DFS Sperber Junior

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Sperber Junior
Role Competition sailplane
National origin Germany
Manufacturer Deutsche Forschungsanstalt für Segelflug (DFS)
Designer Hans Jacobs
First flight 1936
Number built 1

The DFS Sperber Junior (English: Hawk Junior) was a competition sailplane designed for Hanna Reitsch and built in Germany in 1936.

Design and development[edit]

The Sperber Junior, was designed as a development of the Rhönsperber for Hanna Reitsch by Hans Jacobs. It had much in common with his other Rhönsperber development, the Sperber Senior, though the latter was intended for large pilots. Reitsch's small and light frame allowed a narrower cockpit than in the Senior in a revised, more slender forward fuselage, a tight fit for her and too small for her contemporaries. This increased the fuselage length, though the span was 400 mm (16 in) less. A different airfoil section, the same as on the Rhönsperber, was used and the gull wing was more pronounced with airbrakes on the inner wing.[1]

It was a shoulder wing aircraft with a double straight tapered gull wing, built around two spars and fabric covered apart from the leading edge from the front spar forward and the wing roots, which were plywood skinned. The wing roots were carefully faired into the fuselage. The inner panels, filling about one third of the span had only slight taper, the sweep entirely on the trailing edge; the inner parts of them carried about 10° of dihedral but they flattened outboard. Spoilers were mounted on the bend, behind the front spar and opening above the wing. The outer panels had no dihedral but were strongly tapered, swept mostly on the trailing edge with a taper ratio of 0.42. Ailerons occupied the whole of the outer panels' trailing edges.[1]

The Junior had a completely ply covered fuselage with a narrow ovoid cross section which tapered progressively to the tail. The cockpit was just ahead of the wing, under a largely ply fairing smoothly integrated into the nose and fuselage; its only transparencies were portholes in its slightly concave sides. The cockpit fairing was removable for access; aft, it blended immediately into the fuselage line without the long fairing of the Sperber Senior. A tapered, round tipped and largely fabric covered horizontal tail was mounted on top of the fuselage, far enough forward to place the trailing edges of its elevators at the rudder hinge line. The latter was mounted on a narrow ply covered fin, carefully faired into the fuselage and extending below it to form a tail bumper. The mostly fabric covered rudder was full, curved and slightly pointed, likewise extending below the fuselage. A short skid from just behind the nose to beyond mid-chord completed the undercarriage.[1]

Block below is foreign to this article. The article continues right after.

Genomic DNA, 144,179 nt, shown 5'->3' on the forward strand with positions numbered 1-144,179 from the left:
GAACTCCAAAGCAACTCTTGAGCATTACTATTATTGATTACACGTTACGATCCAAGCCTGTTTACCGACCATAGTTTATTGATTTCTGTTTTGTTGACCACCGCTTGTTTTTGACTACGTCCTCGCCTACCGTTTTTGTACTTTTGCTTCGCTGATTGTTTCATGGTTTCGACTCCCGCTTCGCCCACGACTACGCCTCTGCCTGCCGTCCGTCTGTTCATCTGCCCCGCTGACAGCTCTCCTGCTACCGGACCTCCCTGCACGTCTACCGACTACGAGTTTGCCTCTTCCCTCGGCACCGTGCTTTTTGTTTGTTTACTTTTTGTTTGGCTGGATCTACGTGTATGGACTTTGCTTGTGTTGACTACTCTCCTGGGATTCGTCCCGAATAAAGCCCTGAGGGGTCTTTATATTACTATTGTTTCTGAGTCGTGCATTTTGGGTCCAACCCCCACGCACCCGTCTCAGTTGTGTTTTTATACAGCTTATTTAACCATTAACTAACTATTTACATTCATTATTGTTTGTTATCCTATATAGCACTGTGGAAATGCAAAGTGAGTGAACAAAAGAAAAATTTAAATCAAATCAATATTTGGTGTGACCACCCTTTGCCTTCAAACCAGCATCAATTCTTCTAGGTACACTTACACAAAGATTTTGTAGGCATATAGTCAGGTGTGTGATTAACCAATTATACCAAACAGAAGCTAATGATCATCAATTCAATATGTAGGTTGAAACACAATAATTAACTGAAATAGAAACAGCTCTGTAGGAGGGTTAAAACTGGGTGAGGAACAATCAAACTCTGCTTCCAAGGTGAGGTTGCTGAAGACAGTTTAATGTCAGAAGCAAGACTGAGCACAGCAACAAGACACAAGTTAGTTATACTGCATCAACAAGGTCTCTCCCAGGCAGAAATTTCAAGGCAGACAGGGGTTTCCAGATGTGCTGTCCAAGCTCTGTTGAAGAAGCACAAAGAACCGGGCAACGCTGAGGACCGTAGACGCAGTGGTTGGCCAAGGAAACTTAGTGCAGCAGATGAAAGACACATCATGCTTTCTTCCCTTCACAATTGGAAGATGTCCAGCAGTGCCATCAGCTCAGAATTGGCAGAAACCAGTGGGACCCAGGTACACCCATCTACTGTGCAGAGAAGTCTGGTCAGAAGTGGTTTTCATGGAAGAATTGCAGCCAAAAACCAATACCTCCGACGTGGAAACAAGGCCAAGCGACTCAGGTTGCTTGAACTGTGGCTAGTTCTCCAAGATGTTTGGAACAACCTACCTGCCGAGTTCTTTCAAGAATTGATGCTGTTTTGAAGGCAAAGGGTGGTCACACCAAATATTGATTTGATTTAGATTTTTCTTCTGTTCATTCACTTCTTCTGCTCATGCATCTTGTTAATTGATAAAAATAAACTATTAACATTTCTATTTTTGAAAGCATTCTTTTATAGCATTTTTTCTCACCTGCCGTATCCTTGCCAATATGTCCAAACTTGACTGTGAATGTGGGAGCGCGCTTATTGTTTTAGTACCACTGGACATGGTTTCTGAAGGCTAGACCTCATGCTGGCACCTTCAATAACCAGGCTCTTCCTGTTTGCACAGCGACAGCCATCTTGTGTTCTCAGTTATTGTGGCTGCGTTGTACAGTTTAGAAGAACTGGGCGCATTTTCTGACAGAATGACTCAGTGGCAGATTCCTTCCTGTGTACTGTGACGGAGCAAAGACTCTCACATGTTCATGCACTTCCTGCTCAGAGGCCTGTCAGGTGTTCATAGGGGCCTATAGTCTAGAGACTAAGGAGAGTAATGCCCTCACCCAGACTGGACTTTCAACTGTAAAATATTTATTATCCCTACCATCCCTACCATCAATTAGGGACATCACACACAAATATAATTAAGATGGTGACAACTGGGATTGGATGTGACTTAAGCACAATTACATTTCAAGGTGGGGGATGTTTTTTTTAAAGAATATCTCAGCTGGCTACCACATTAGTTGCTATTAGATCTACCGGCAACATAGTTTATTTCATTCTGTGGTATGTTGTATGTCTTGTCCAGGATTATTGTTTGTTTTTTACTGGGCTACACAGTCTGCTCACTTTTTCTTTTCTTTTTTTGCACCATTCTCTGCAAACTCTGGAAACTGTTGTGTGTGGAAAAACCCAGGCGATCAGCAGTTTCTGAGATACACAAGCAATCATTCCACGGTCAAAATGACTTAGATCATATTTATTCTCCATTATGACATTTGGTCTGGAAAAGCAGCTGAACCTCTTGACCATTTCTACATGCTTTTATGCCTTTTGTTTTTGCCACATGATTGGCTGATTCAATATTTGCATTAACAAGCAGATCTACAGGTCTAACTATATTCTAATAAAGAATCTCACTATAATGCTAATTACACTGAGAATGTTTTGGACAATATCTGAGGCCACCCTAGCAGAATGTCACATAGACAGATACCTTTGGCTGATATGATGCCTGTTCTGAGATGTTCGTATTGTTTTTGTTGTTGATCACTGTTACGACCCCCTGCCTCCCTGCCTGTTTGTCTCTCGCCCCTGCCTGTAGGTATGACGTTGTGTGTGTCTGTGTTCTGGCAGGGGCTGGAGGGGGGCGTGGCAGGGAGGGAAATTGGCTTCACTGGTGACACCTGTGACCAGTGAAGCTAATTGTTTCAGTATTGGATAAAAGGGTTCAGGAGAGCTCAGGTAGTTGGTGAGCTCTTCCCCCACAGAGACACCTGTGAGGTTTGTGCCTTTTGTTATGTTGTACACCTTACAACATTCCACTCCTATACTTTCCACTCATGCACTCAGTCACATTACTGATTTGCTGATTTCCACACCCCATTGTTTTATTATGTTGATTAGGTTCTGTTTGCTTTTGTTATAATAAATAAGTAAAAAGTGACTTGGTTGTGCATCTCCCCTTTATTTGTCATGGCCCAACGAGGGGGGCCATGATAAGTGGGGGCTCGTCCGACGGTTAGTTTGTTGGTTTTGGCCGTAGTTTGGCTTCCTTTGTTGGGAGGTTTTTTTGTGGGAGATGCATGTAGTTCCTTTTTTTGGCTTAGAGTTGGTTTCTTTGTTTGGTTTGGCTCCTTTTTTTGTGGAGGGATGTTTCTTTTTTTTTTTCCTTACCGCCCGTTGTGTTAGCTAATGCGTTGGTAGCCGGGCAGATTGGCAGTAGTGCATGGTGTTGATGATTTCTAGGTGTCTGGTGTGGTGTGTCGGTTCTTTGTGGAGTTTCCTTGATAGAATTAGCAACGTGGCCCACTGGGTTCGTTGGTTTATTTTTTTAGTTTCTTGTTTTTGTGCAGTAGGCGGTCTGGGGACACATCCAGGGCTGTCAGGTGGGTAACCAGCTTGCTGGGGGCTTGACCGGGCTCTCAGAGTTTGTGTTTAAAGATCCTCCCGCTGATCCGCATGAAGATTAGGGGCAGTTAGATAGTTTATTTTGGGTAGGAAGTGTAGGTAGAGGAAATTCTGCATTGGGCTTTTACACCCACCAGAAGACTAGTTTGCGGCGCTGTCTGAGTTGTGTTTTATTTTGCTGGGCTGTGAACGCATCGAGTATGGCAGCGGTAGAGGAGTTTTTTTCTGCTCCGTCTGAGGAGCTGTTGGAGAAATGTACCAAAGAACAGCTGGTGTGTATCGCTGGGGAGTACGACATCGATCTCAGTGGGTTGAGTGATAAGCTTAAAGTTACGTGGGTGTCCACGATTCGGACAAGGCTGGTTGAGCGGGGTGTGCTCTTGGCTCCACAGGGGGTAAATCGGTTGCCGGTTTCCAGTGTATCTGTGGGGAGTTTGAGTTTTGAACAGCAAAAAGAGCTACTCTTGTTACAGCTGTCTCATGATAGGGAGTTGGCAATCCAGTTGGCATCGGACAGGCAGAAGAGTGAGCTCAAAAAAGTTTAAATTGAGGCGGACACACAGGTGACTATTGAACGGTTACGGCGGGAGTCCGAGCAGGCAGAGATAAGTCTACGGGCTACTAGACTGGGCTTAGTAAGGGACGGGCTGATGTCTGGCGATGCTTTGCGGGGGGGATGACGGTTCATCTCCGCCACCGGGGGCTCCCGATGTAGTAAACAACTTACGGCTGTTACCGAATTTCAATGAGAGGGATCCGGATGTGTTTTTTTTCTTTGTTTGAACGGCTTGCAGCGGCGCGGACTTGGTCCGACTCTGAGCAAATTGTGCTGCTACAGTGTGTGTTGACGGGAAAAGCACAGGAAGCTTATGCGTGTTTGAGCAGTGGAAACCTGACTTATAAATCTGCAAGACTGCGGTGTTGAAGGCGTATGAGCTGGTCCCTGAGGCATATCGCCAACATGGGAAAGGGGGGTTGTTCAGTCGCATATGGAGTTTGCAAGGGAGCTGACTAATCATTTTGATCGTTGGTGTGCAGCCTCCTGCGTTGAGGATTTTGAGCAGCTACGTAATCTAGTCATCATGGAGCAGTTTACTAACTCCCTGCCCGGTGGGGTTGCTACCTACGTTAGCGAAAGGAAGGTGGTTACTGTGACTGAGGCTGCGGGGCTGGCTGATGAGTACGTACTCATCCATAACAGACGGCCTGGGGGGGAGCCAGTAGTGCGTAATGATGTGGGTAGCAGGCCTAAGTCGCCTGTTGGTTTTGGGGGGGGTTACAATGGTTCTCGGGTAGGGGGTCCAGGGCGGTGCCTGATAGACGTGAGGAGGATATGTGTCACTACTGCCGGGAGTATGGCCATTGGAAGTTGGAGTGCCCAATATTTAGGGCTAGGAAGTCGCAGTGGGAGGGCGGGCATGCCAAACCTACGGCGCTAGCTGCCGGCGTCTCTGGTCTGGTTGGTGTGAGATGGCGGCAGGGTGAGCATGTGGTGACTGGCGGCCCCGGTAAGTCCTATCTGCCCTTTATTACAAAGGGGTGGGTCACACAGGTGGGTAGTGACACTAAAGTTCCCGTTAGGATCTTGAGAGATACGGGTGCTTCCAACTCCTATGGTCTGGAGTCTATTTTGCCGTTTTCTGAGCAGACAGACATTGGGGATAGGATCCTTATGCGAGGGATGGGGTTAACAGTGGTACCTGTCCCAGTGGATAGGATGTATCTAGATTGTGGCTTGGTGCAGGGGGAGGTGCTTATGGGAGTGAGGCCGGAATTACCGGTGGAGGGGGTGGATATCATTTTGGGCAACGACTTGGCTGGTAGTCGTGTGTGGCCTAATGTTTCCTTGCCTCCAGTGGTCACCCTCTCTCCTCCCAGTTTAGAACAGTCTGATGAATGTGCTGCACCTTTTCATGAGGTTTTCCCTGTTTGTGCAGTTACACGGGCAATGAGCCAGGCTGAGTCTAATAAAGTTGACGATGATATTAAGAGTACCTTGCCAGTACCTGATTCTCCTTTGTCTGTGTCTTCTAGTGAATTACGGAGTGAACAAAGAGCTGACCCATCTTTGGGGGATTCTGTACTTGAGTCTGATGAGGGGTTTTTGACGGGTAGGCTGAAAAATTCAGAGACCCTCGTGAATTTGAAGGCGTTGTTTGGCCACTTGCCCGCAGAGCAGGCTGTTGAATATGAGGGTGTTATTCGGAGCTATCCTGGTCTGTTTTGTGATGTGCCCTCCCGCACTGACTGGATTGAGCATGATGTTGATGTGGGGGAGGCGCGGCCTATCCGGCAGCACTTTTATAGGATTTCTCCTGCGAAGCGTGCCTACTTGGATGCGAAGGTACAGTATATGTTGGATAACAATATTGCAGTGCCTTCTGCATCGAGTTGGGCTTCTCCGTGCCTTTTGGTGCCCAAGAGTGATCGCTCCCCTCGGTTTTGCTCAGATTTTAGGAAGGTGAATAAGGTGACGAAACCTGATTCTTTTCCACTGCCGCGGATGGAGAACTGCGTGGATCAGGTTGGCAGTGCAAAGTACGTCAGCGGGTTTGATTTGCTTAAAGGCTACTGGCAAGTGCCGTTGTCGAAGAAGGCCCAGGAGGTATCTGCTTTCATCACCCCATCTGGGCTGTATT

Operational history[edit]

As a woman Reitsch had serious problems with her admission into the 1936 German National Competitions on the Wasserkuppe but managed fifth place. In May 1937 she was one of a group of five pilots who soared from Salzburg across the Alps for 100 miles into Italy.[2]:116 After that she became more absorbed in military testing and the Junior was lost in World War II.


Data from Sailplanes 1920-1945 (2006) pp.116-7[1]

General characteristics

  • Crew: One
  • Length: 6.512 m (21 ft 4 in)
  • Wingspan: 15.60 m (51 ft 2 in)
  • Height: 1.80 m (5 ft 11 in) in level flight configuration
  • Wing area: 16.2 m2 (174 sq ft)
  • Aspect ratio: 15.7
  • Airfoil: Göttingen 535; at tip, Göttingen 409
  • Empty weight: 175 kg (386 lb)
  • Gross weight: 280 kg (617 lb)


  • Maximum glide ratio: best, 24.3:1[3]
  • Wing loading: 18.1 kg/m2 (3.7 lb/sq ft)


  1. ^ a b c d Simons, Martin (2006). Sailplanes 1920-1945 (2nd revised ed.). Königswinter: EQIP Werbung & Verlag GmbH. pp. 116–7. ISBN 3 9806773 4 6. 
  2. ^ Reitsch, H., 1955, The Sky My Kingdom, London: Biddles Limited, Guildford and King's Lynn, ISBN 1853672629
  3. ^ Simons, Martin and Watkins, John (14 July 1995). "Sperber Junior" (PDF). Retrieved 11 February 2014.